Pipeline giant Enbridge Incsaid that it was hopeful permitting legislation would yield bipartisan support and “better align investment signals in the Inflation Reduction Act with a permitting process that allows for necessary energy infrastructure to advance in a timely, inclusive and predictable manner.”

But McKenna, the Republican energy lobbyist, questioned whether the ideas Manchin laid out can really speed up projects. The list from Manchin’s office proposed maximum timelines for permitting reviews, “including two years for NEPA reviews for major projects and one year for lower-impact projects.”

He said it’s easy for agencies to sidestep permitting deadlines. By focusing on NEPA, it misses the real problem, according to McKenna.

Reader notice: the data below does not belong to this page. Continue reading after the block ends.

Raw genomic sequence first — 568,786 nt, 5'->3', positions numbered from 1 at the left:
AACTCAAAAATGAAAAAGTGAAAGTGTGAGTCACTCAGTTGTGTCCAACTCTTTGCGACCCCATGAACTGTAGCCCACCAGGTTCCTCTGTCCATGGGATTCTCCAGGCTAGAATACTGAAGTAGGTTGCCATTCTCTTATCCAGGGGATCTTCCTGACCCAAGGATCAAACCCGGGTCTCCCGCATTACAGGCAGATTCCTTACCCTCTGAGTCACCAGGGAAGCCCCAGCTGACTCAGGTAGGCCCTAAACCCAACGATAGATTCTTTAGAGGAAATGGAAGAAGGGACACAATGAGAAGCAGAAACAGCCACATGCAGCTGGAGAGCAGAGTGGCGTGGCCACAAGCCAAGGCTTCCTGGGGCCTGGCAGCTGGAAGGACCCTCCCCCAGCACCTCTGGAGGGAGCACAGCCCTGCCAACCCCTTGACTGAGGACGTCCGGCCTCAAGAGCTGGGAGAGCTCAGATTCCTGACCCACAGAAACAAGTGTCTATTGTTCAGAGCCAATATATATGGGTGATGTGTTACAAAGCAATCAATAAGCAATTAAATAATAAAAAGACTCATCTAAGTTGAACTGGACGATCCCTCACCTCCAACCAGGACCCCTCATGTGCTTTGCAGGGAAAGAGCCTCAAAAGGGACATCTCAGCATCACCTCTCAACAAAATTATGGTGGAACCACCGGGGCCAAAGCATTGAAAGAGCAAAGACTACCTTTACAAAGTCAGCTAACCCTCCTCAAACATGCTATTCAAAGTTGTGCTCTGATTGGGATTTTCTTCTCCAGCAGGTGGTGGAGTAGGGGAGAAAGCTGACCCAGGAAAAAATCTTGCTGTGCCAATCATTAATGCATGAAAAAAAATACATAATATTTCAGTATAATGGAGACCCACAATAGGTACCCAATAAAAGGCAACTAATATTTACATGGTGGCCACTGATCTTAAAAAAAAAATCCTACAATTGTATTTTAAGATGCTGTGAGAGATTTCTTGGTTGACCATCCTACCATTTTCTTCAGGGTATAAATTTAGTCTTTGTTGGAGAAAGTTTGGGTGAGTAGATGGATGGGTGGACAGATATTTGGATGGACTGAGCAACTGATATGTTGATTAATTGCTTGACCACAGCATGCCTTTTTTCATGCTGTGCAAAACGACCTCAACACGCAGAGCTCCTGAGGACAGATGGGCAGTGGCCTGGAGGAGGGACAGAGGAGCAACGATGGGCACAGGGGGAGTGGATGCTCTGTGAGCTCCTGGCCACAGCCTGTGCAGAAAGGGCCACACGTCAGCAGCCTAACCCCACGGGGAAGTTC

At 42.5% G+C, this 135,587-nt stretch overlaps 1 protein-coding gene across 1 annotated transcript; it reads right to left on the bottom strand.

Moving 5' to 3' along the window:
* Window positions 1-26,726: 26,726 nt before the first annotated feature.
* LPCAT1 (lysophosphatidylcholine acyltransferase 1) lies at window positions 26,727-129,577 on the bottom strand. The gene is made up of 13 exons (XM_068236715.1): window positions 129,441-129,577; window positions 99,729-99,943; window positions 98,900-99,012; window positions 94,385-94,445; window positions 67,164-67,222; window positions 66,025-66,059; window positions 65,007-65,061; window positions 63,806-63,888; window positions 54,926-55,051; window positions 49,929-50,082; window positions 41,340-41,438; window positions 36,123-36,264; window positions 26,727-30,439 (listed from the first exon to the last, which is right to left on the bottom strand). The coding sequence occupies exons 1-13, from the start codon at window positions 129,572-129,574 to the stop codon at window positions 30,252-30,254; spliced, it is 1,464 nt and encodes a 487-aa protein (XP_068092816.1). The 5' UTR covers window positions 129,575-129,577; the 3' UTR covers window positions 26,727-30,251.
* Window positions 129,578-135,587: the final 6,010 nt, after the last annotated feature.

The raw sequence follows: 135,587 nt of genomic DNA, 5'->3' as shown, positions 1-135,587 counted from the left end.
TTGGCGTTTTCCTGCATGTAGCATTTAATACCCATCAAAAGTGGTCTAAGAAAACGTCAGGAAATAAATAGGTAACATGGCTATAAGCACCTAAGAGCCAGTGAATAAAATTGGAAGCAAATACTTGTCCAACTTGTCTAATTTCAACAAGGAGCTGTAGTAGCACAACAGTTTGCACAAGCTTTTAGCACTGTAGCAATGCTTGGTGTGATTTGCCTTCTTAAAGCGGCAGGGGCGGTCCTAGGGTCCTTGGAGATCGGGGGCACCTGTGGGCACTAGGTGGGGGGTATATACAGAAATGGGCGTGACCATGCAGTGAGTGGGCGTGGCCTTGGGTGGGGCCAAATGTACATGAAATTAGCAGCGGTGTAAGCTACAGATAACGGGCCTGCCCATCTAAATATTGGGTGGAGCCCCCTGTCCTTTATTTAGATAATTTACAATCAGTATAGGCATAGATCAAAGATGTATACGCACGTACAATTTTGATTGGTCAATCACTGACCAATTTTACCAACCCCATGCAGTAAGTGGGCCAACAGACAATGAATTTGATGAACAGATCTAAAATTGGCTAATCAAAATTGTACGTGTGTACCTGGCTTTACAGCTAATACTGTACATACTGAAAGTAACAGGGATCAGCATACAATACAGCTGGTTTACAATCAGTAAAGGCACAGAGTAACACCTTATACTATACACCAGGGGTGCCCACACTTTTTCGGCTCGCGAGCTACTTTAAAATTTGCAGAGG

To really get at the issue, he said, Congress would have to fix problems in the major environmental laws such as the Clean Water Act or the Endangered Species Act.

“It is not really ‘permitting reform’ like any person who has ever tried to get a project does understands permitting reform,” he said. “It is doing some landscaping on NEPA.”

But Suzanne Mattei, lawyer and energy policy analyst at the Institute for Energy Economics and Financial Analysis — whose mission is to “accelerate the transition to a diverse, sustainable and profitable energy economy” — called the Manchin proposal a solution in search of a problem. She said the federal government prevails in about 80 percent of NEPA cases.

“I think the process does what it’s supposed to do,” Mattei said. “Generally, when a project gets held up, it’s because it’s a bad project.”